Whereas Professor Saiers and Ms. Olmstead, as academics, were eager to find common ground and were cautious in their assertions, John Hofmeister and Bill McKibben were relatively combative and bold.  The two presenters occupied two archetypical roles so often seen in environmental issues: the cunning energy executive with a gift for public relations vs. the dogged environmental activist desperately trying to communicate the need for radical change in energy policy.

The gulf between these two presenters was best illustrated in their responses to the titular question; John Hofmeister contended that natural gas is not only a bridge to the future, but a “highway,” whereas Bill McKibben responded by calling it a “rickety pier out further into the wake of hydrocarbons.”

Presenting to a crowd of academics and graduate students undoubtedly largely against him, Hofmeister first acknowledged that the drilling sites themselves are “very dirty,” likening witnessing a drilling operation to the distaste one would experience if watching the start-to-finish production of a hamburger.  However, in what was perhaps the most memorable quote of the night, he then boldly asserted that there was “more engineering, more risk abatement, more time, human capital, human ingenuity in a frack job than goes into heart surgery.”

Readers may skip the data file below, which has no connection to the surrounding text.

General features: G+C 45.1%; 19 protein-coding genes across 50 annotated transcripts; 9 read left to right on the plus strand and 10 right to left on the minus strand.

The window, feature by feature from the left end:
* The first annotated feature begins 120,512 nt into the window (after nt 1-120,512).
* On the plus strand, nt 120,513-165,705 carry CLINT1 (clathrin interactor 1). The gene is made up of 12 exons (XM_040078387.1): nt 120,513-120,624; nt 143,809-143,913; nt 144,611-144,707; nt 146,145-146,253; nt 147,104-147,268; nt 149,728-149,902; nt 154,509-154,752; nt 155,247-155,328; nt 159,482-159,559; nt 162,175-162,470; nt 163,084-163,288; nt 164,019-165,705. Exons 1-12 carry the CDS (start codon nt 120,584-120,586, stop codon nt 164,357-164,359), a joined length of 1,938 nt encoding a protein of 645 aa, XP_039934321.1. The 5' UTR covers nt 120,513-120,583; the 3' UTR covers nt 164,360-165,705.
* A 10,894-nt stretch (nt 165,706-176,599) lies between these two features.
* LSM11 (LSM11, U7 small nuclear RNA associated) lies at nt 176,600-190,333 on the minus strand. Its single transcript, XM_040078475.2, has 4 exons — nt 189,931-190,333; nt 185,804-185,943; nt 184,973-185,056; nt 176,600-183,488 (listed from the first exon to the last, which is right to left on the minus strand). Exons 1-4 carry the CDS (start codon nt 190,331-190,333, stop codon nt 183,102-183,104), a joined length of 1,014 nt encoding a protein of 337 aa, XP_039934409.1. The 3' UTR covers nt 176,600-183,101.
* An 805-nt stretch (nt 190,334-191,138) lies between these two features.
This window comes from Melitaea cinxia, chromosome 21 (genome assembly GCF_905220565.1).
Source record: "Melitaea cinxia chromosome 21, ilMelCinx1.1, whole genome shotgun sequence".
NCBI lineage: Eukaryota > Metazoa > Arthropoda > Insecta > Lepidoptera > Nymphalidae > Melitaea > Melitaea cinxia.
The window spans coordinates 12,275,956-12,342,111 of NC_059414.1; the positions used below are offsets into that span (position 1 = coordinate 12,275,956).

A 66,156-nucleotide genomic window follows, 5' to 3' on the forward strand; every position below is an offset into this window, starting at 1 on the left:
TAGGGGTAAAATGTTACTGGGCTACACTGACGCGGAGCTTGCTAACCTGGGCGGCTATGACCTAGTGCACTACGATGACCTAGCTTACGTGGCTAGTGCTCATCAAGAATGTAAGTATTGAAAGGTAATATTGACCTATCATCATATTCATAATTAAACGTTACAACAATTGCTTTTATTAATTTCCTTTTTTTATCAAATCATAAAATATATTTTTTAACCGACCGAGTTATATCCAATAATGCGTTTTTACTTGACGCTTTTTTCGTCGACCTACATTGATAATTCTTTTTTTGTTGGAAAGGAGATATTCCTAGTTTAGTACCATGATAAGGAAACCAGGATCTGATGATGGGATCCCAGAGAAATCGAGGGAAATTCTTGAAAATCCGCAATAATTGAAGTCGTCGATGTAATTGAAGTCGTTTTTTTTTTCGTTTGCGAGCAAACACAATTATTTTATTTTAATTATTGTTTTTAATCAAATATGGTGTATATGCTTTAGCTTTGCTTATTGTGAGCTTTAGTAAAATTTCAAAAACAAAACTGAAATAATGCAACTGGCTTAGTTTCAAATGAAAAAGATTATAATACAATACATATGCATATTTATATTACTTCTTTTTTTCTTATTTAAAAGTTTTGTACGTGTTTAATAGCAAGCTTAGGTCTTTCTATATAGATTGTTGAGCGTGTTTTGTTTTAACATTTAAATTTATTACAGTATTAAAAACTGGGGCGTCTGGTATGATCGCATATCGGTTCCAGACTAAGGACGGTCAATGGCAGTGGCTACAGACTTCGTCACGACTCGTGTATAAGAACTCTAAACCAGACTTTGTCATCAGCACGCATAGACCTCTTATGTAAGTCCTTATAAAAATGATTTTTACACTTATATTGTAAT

Bill McKibben incredulously retorted “I don’t think it looks anything like heart surgery,” drawing restrained bursts of approval from the crowd.  He scoffed at the idea asserted by Hofmeister that the goal of energy companies, generally, is to “do no harm,” and discredited the Hofmeister’s industry-developed “gold standards” proposal that would reduce pollution from drilling sites, highlighting the unlikelihood that industry leaders would voluntarily agree to them unless they were exceedingly favorable to industry.

McKibben proceeded to champion the rights of small property owners who were not aware of the extent of the impact that drilling would have on their land and argued that natural gas is undercutting advances in actually clean energy.  He concluded by citing estimates indicating that even if all coal plants converted to natural gas, there would still be a 3.5 degree Celsius increase in global temperature.

Despite the inevitable disagreement and inherent uncertainty surrounding hydraulic fracturing, one thing is clear: fracking will not only continue, but will also expand.  Accordingly, interested parties must heed the advice of Prof. Saiers: we must accept the inevitability of increased natural gas production and focus on the development, implementation, and enforcement of effective management tools.


[1] See John Hofmeister et al., Panel Discussion at Yale School of Forestry & Environmental Studies, Hydraulic Fracturing : Bridge to Clean Energy Future? (Sept. 18, 2012).